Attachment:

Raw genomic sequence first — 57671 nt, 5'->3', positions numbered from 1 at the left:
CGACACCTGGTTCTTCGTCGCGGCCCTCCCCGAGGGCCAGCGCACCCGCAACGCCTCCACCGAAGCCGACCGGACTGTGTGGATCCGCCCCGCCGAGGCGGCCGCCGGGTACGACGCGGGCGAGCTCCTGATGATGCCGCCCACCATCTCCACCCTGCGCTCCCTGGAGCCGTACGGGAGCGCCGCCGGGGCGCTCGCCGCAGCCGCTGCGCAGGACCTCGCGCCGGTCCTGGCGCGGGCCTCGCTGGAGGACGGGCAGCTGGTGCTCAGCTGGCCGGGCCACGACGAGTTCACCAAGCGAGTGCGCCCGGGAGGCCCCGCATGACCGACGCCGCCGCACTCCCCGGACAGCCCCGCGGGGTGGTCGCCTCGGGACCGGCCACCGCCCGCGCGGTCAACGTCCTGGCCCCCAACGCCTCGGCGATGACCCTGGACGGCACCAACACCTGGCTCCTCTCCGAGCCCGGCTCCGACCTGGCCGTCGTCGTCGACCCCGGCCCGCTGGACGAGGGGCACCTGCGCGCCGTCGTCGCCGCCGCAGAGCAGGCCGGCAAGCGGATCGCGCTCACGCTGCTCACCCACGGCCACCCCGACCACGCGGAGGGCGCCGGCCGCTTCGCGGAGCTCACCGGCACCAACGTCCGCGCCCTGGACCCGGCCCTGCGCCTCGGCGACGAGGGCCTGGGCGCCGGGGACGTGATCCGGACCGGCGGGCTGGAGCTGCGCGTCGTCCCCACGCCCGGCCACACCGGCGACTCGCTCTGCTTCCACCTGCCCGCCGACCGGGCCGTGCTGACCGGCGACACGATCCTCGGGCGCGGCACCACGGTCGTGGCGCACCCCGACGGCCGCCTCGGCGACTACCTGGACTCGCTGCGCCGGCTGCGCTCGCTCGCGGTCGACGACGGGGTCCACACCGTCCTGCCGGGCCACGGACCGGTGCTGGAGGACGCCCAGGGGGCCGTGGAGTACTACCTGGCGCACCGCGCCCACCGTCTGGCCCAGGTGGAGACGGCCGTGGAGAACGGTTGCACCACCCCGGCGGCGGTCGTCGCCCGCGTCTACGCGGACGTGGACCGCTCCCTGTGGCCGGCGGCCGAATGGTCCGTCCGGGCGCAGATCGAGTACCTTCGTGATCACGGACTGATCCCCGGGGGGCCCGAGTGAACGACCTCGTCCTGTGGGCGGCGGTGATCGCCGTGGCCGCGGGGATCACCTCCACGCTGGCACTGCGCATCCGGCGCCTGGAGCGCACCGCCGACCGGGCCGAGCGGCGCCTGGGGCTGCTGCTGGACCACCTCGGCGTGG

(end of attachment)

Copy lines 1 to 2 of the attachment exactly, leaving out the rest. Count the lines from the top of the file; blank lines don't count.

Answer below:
Raw genomic sequence first — 57671 nt, 5'->3', positions numbered from 1 at the left:
CGACACCTGGTTCTTCGTCGCGGCCCTCCCCGAGGGCCAGCGCACCCGCAACGCCTCCACCGAAGCCGACCGGACTGTGTGGATCCGCCCCGCCGAGGCGGCCGCCGGGTACGACGCGGGCGAGCTCCTGATGATGCCGCCCACCATCTCCACCCTGCGCTCCCTGGAGCCGTACGGGAGCGCCGCCGGGGCGCTCGCCGCAGCCGCTGCGCAGGACCTCGCGCCGGTCCTGGCGCGGGCCTCGCTGGAGGACGGGCAGCTGGTGCTCAGCTGGCCGGGCCACGACGAGTTCACCAAGCGAGTGCGCCCGGGAGGCCCCGCATGACCGACGCCGCCGCACTCCCCGGACAGCCCCGCGGGGTGGTCGCCTCGGGACCGGCCACCGCCCGCGCGGTCAACGTCCTGGCCCCCAACGCCTCGGCGATGACCCTGGACGGCACCAACACCTGGCTCCTCTCCGAGCCCGGCTCCGACCTGGCCGTCGTCGTCGACCCCGGCCCGCTGGACGAGGGGCACCTGCGCGCCGTCGTCGCCGCCGCAGAGCAGGCCGGCAAGCGGATCGCGCTCACGCTGCTCACCCACGGCCACCCCGACCACGCGGAGGGCGCCGGCCGCTTCGCGGAGCTCACCGGCACCAACGTCCGCGCCCTGGACCCGGCCCTGCGCCTCGGCGACGAGGGCCTGGGCGCCGGGGACGTGATCCGGACCGGCGGGCTGGAGCTGCGCGTCGTCCCCACGCCCGGCCACACCGGCGACTCGCTCTGCTTCCACCTGCCCGCCGACCGGGCCGTGCTGACCGGCGACACGATCCTCGGGCGCGGCACCACGGTCGTGGCGCACCCCGACGGCCGCCTCGGCGACTACCTGGACTCGCTGCGCCGGCTGCGCTCGCTCGCGGTCGACGACGGGGTCCACACCGTCCTGCCGGGCCACGGACCGGTGCTGGAGGACGCCCAGGGGGCCGTGGAGTACTACCTGGCGCACCGCGCCCACCGTCTGGCCCAGGTGGAGACGGCCGTGGAGAACGGTTGCACCACCCCGGCGGCGGTCGTCGCCCGCGTCTACGCGGACGTGGACCGCTCCCTGTGGCCGGCGGCCGAATGGTCCGTCCGGGCGCAGATCGAGTACCTTCGTGATCACGGACTGATCCCCGGGGGGCCCGAGTGAACGACCTCGTCCTGTGGGCGGCGGTGATCGCCGTGGCCGCGGGGATCACCTCCACGCTGGCACTGCGCATCCGGCGCCTGGAGCGCACCGCCGACCGGGCCGAGCGGCGCCTGGGGCTGCTGCTGGACCACCTCGGCGTGG